Medyan Dairieh, a VICE journalist and filmmaker, spent three weeks alone embedded in the Islamic State in June 2014. The product of this dangerous venture was a documentary called “The Islamic State” that revealed what life was like inside the capital of the Islamic State, Raqqa.
The documentary primarily follows enforces of Shariah law in Raqqa. The documentary opens up with a man saying that Shariah can only be fully enforced through the use of weapons. It was Ramadan at the time that the documentary was filmed, so the rules were held to more scrutiny due to the nature of the holiday—there was no drinking, eating or smoking allowed until sundown. The enforcers of Shariah law tried to ensure that. In addition to the enforcement of Ramadan, Hisbah (Shariah law enforcers) would work to try to ensure fair sales from local shops due to a lack of a legitimate government with in the controlled area (although the people in the documentary asserted the Islamic State was a real government). Hisbah also would ensure that women were dressed properly. At one point in the documentary, a woman’s husband was pulled aside and told to make sure that the woman wore a thicker veil to cover her face better. The Hisbah asserted that they would ask people to abide by Shariah law “nicely” the first time, but they would “force” the law if people didn’t listen or refused. Later, the Hisbah showed the Islamic State’s judicial system, in which judges are appointed to give punishments to people who break the religious laws. The punishments that are issued are corporal punishments primarily whipping. Swearing can be punished by whipping. Drug offenses can be punished by execution. In the documentary, the Hisbah encouraged prisoners to talk about their experience with the Islamic State’s judicial system. The prisoners were complicit and calm and often expressed joy for their punishment because it would bring them back to God. The legitimacy of the prisoners answers is questionable because of the close moderation of the Hisbah in the interviewing process. Fear-mongering tactics are a staple of the Islamic State’s control of the general population—the prisoners could have been too afraid to say anything that challenged the rule of the Islamic State. The Hisbah spoke much praise of the importance of Shariah law on the inner success of the Islamic State because it was “beneficial to people’s lives.” They believed Sariah law was a type of positive intervention that has led to “low crime rates” (for instance the Shariah said there is no stealing in the Islamic State). The legitimacy of much of the praise of the Islamic State needs to be critically evaluated. The makers of this documentary often provided critical fact checks, commentary and explanations of what the Hisbah were saying to ensure that this documentary was not another form of Islamic State propaganda.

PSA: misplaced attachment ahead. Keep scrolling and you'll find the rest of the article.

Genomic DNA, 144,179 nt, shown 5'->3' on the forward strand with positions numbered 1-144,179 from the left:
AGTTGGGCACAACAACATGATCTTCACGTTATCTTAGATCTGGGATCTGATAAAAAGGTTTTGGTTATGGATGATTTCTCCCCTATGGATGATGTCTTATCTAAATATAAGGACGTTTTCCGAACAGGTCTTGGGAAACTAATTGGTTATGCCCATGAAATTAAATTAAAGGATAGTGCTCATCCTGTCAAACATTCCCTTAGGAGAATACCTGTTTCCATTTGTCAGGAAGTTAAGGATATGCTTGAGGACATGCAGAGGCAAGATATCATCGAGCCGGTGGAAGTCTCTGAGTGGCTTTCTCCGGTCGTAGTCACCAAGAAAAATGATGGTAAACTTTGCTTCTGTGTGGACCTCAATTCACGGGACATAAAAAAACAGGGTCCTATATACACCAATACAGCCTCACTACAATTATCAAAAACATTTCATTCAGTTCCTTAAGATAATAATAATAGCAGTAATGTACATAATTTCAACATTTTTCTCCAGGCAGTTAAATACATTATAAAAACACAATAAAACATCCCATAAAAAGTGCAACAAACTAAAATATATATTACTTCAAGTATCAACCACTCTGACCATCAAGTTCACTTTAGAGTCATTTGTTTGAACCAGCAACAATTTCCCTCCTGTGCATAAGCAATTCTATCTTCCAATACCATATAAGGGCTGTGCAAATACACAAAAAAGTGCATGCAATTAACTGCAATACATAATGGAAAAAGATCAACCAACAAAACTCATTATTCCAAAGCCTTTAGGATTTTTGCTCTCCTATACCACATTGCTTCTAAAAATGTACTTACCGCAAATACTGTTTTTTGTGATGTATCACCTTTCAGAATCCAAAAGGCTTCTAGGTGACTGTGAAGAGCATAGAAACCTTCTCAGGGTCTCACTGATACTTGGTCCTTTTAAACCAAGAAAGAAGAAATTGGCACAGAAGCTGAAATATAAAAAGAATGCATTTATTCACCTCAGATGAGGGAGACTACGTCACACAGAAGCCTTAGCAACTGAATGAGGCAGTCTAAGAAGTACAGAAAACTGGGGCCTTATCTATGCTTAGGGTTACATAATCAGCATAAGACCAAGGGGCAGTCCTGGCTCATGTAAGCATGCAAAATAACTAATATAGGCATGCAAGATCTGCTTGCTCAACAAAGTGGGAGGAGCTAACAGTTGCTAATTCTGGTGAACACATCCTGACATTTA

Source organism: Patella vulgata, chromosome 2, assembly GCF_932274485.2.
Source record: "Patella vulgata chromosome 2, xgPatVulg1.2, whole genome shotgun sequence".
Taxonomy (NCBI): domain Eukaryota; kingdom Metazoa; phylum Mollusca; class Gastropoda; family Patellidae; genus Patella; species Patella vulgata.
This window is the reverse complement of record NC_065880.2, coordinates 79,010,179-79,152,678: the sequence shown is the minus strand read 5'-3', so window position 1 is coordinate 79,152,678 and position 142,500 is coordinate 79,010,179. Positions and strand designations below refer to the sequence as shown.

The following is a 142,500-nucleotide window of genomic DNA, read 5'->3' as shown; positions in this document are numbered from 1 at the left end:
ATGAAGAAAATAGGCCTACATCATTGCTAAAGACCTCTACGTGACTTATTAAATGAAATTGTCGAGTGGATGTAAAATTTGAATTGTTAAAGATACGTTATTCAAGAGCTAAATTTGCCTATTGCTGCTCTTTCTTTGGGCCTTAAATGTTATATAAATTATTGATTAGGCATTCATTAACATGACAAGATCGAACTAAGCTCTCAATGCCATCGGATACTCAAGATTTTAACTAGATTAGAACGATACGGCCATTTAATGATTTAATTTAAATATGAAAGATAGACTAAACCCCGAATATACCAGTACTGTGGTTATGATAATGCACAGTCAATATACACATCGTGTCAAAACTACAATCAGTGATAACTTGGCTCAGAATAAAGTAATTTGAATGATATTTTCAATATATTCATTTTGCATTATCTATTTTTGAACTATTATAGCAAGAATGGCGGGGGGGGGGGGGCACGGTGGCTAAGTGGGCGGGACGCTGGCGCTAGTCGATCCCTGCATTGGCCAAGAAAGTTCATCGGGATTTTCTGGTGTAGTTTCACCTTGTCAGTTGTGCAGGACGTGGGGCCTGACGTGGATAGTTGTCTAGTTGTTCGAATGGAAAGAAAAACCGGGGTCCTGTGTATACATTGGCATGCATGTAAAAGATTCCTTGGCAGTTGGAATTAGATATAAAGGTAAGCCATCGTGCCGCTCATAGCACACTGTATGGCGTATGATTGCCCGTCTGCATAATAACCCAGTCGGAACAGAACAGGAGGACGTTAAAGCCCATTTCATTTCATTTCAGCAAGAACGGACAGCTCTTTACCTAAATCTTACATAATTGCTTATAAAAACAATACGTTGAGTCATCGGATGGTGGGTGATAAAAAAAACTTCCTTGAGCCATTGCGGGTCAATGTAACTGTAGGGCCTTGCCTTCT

This documentary also provided some interesting insights into daily life from the people that are living there. There were scenes filmed within mosques, recruitment ceremonies, discussions about alcohol consumption, and video of the everyday violence that is found within the Islamic State. Although the validity of everything that was said during the documentary is questionable, the documentary provided a glimpse into the inner workings of the Islamic State from the citizen’s moderated opinion and Hisbah’s perspective. One of the most shocking aspect of the documentary was the support that the Islamic State garnered from children—the documentary interviewed more than 10 children aged eight to 14, who talked about their enthusiasm for the Islamic State and their desire to join the military. Although what the young men had to say could have been influenced by the presence of the Hisbah at the filming of the documentary, the influence of the Islamic State’s propaganda was blatantly evident through the children’s role in recruitment ceremonies that would take place within the city. Children would assist in the recruitment ceremonies by waving flags, chanting, filming, taking photos, engaging and learning from Islamic State rulers. Even if the children were saying what the Islamic State wanted them to say on camera, the Islamic State works hard to win them over in an attempt to ensure its own continuation.